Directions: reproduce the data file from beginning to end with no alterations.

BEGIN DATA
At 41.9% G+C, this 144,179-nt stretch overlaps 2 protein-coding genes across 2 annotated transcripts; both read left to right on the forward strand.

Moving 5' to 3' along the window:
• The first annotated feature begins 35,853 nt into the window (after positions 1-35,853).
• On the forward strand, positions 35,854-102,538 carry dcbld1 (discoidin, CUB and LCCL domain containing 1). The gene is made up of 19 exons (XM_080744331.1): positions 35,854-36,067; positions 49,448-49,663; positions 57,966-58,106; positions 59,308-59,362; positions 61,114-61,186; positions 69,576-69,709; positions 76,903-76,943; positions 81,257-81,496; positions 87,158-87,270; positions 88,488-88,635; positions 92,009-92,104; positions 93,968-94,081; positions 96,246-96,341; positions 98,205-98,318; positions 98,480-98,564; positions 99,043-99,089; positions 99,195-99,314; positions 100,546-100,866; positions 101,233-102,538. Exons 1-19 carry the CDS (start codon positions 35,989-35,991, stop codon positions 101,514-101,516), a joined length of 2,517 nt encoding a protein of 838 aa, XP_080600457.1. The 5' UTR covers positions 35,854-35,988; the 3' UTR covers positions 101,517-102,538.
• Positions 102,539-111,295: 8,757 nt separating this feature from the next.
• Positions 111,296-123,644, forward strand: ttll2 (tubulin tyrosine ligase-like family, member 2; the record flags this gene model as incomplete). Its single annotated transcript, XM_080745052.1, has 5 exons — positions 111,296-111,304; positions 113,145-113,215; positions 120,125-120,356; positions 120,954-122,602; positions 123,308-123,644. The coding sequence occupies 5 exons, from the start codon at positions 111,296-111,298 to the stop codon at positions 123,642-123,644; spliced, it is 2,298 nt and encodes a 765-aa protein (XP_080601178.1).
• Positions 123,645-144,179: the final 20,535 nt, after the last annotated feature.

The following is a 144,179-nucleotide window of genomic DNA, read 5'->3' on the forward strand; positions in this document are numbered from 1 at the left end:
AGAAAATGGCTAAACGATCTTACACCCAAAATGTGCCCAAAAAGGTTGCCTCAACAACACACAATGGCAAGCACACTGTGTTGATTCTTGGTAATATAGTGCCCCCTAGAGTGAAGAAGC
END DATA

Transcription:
At 41.9% G+C, this 144,179-nt stretch overlaps 2 protein-coding genes across 2 annotated transcripts; both read left to right on the forward strand.

Moving 5' to 3' along the window:
• The first annotated feature begins 35,853 nt into the window (after positions 1-35,853).
• On the forward strand, positions 35,854-102,538 carry dcbld1 (discoidin, CUB and LCCL domain containing 1). The gene is made up of 19 exons (XM_080744331.1): positions 35,854-36,067; positions 49,448-49,663; positions 57,966-58,106; positions 59,308-59,362; positions 61,114-61,186; positions 69,576-69,709; positions 76,903-76,943; positions 81,257-81,496; positions 87,158-87,270; positions 88,488-88,635; positions 92,009-92,104; positions 93,968-94,081; positions 96,246-96,341; positions 98,205-98,318; positions 98,480-98,564; positions 99,043-99,089; positions 99,195-99,314; positions 100,546-100,866; positions 101,233-102,538. Exons 1-19 carry the CDS (start codon positions 35,989-35,991, stop codon positions 101,514-101,516), a joined length of 2,517 nt encoding a protein of 838 aa, XP_080600457.1. The 5' UTR covers positions 35,854-35,988; the 3' UTR covers positions 101,517-102,538.
• Positions 102,539-111,295: 8,757 nt separating this feature from the next.
• Positions 111,296-123,644, forward strand: ttll2 (tubulin tyrosine ligase-like family, member 2; the record flags this gene model as incomplete). Its single annotated transcript, XM_080745052.1, has 5 exons — positions 111,296-111,304; positions 113,145-113,215; positions 120,125-120,356; positions 120,954-122,602; positions 123,308-123,644. The coding sequence occupies 5 exons, from the start codon at positions 111,296-111,298 to the stop codon at positions 123,642-123,644; spliced, it is 2,298 nt and encodes a 765-aa protein (XP_080601178.1).
• Positions 123,645-144,179: the final 20,535 nt, after the last annotated feature.

The following is a 144,179-nucleotide window of genomic DNA, read 5'->3' on the forward strand; positions in this document are numbered from 1 at the left end:
AGAAAATGGCTAAACGATCTTACACCCAAAATGTGCCCAAAAAGGTTGCCTCAACAACACACAATGGCAAGCACACTGTGTTGATTCTTGGTAATATAGTGCCCCCTAGAGTGAAGAAGC